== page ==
Sorry to hear about your wife's misfortunes but glad to hear she's ok now. If it's not too personal, would you mind sharing some details of her story? For example, what kind of racing was she doing? What kind and how much supplemental training (weight training, plyo, etc.) was she doing? What was her athletic history like? Did she have any pre-existing back issues? Was this a chronic/cumulative type injury or a sudden catastrophic injury? Any details you share could be helpful for others on here (and me). Thanks for sharing.
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Old 02-14-20, 12:27 AM
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BP: your linked article makes some important (i think) references to Dr. Stuart McGill. I highly recommend that if you're not familiar with him that you check out his site at backfitpro dotcom (and his reputation across the webz). From track racing I plugged into competitive powerlifting many years ago--wherein i found Dr. McGill to be held in high regard in learned circles. His "Big 3" are foundational movements and his book "Back Mechanics" is a preferred reference for many of us with back issues. Following his protocols I'm currently pain free while closing in on 60...
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Old 02-14-20, 07:38 AM
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Originally Posted by brawlo View Post
FOR ME my issues all broke down to my gluteus medius. The symptoms described were me 100%.

I have come across a sensational masseuse who is a fixer. She doesn't mess about. If you have an issue, she will either fix you, or with her wealth of knowledge, she will know where to point you to get the help you need. I had a constantly recurring back issue. I would keep working up my squat to about BW and forever be hurting my back, but I'd be over it in a week or so so persisted with it. So after one such occasion, I went to her thinking back pain again....can you fix it. She didn't fix it unfortunately on the first try, but she freed up enough of the spasming back muscles that I could literally put my finger on the problem.... my glute med. I had a recurring tear. She told me she could fix it, it would hurt and I would be bruised, but she would fix it. And she did, but I had to do something about strengthening it up otherwise it would forever be a problem.

The glute med is the muscle that does the work when we do something like a side step in football, or any other sport for that matter. As we get older and we no longer run around as much and become one dimensional (forward-back) movers or we take up a one dimensional sport like cycling, the glute med gets very weak. It is a supporter muscle for a lot of heavy lifting work and just persisting with squat or DL won't do the work to strengthen it up enough to work with the other big muscles around it. I now have lunges as part of my gym routine where I hold a KB on one side, throwing off the balance and forcing the med to work hard for stabilisation. I haven't had a problem since. BUT I also don't lift heavy any more, but I do lift a lot and I do a lot of heavy work outside of the gym.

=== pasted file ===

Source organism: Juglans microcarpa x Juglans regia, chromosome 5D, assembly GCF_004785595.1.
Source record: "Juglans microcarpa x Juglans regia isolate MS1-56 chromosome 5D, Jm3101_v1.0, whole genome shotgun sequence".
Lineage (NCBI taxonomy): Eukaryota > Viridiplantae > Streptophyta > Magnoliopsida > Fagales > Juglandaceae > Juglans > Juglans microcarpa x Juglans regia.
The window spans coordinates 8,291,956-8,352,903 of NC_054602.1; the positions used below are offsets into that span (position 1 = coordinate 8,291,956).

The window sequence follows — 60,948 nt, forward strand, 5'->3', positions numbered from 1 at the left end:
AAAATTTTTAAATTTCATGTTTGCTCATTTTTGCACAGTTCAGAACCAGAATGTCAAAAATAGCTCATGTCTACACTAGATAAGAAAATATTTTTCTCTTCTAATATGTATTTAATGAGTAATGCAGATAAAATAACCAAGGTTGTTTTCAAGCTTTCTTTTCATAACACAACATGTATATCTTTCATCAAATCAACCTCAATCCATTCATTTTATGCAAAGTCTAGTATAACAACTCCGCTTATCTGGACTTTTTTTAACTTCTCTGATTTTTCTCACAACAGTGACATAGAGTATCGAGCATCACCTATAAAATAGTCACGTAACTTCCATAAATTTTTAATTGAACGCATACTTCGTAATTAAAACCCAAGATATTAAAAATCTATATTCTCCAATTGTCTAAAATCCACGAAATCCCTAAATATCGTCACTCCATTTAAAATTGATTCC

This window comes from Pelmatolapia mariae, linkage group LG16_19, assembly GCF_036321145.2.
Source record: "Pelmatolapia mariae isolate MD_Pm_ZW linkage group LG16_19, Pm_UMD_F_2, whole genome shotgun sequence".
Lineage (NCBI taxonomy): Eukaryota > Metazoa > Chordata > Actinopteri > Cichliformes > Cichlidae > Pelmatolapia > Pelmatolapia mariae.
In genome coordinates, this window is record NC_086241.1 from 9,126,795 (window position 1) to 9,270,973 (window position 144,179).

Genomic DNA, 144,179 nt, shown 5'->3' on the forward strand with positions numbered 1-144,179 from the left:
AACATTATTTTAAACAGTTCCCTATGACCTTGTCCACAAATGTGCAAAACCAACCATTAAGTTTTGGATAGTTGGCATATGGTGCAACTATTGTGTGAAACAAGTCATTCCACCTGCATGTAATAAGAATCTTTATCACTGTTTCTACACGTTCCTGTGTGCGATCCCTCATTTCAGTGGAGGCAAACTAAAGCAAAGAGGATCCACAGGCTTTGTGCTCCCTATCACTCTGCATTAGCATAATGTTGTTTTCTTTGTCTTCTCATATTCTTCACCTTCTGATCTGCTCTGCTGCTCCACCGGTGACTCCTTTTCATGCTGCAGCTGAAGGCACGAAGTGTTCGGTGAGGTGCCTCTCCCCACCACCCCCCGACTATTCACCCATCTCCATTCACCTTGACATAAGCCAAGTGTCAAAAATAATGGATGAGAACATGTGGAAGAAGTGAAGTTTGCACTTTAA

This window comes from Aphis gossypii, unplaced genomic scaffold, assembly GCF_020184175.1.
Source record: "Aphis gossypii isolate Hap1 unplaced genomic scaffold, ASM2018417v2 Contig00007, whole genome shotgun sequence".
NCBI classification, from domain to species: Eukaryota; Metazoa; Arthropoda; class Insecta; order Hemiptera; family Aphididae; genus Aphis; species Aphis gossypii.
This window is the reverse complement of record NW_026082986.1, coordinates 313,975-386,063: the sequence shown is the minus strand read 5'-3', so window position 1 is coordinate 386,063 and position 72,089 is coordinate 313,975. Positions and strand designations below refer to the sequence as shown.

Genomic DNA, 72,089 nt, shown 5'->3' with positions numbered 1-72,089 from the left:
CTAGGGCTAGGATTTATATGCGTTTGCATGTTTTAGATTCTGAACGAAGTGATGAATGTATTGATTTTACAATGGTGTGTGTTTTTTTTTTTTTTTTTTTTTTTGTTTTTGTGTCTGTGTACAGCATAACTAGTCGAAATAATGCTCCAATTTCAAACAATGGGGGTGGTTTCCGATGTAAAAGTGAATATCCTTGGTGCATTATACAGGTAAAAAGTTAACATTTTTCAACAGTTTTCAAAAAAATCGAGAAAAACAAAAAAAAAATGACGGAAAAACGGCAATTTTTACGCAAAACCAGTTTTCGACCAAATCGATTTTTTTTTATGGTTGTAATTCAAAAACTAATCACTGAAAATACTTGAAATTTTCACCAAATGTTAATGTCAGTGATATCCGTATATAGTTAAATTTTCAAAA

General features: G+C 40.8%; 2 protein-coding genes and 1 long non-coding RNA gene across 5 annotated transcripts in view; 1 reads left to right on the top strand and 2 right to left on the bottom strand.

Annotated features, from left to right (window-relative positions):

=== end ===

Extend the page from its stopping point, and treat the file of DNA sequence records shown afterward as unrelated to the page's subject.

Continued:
Now I'm not saying that it's the same problem for everyone, but a weak glute med leading to back issues as people get older is a well known issue, and cycling's one dimensional movements will not help it.

Things like yoga and pilates will help you, but if you're a heavy lifter, then you will need to give the glute med some focused attention as yoga and pilates likely won't give it the level of strength needed to support heavy lifting
Damn, when I get sore I have to stretch my hips outward and I think it's my glute med - a lot of stuff you've written in here really resonates with me. I'm not lifting heavy anymore but I think I can definitely do some bw work to help stabilize things. thanks!
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Old 02-14-20, 09:37 AM
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Originally Posted by Gloope View Post
BP: your linked article makes some important (i think) references to Dr. Stuart McGill. I highly recommend that if you're not familiar with him that you check out his site at backfitpro dotcom (and his reputation across the webz). From track racing I plugged into competitive powerlifting many years ago--wherein i found Dr. McGill to be held in high regard in learned circles. His "Big 3" are foundational movements and his book "Back Mechanics" is a preferred reference for many of us with back issues. Following his protocols I'm currently pain free while closing in on 60...
Thanks @Gloope I'll check this out!

I've been doing some work on myself and have found I have a massive hip flexibility problem, maybe along the lines of what Queerpunk mentioned. I've been working it, things are improving, levels of pain are definitely down on what I was experiencing over the summer and I'm back to reasonable starting weight numbers (~100kg) for squat and DL. Also trying a narrow sumo style DL seems to be a lot easier on my back than conventional (hands outside of knees) style.
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Old 02-14-20, 03:17 PM
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This page outlines a method of back injury self-assessment and looks pretty helpful:
https://squatuniversity.com/2018/04/...low-back-pain/
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Old 02-15-20, 12:07 PM
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Originally Posted by Baby Puke View Post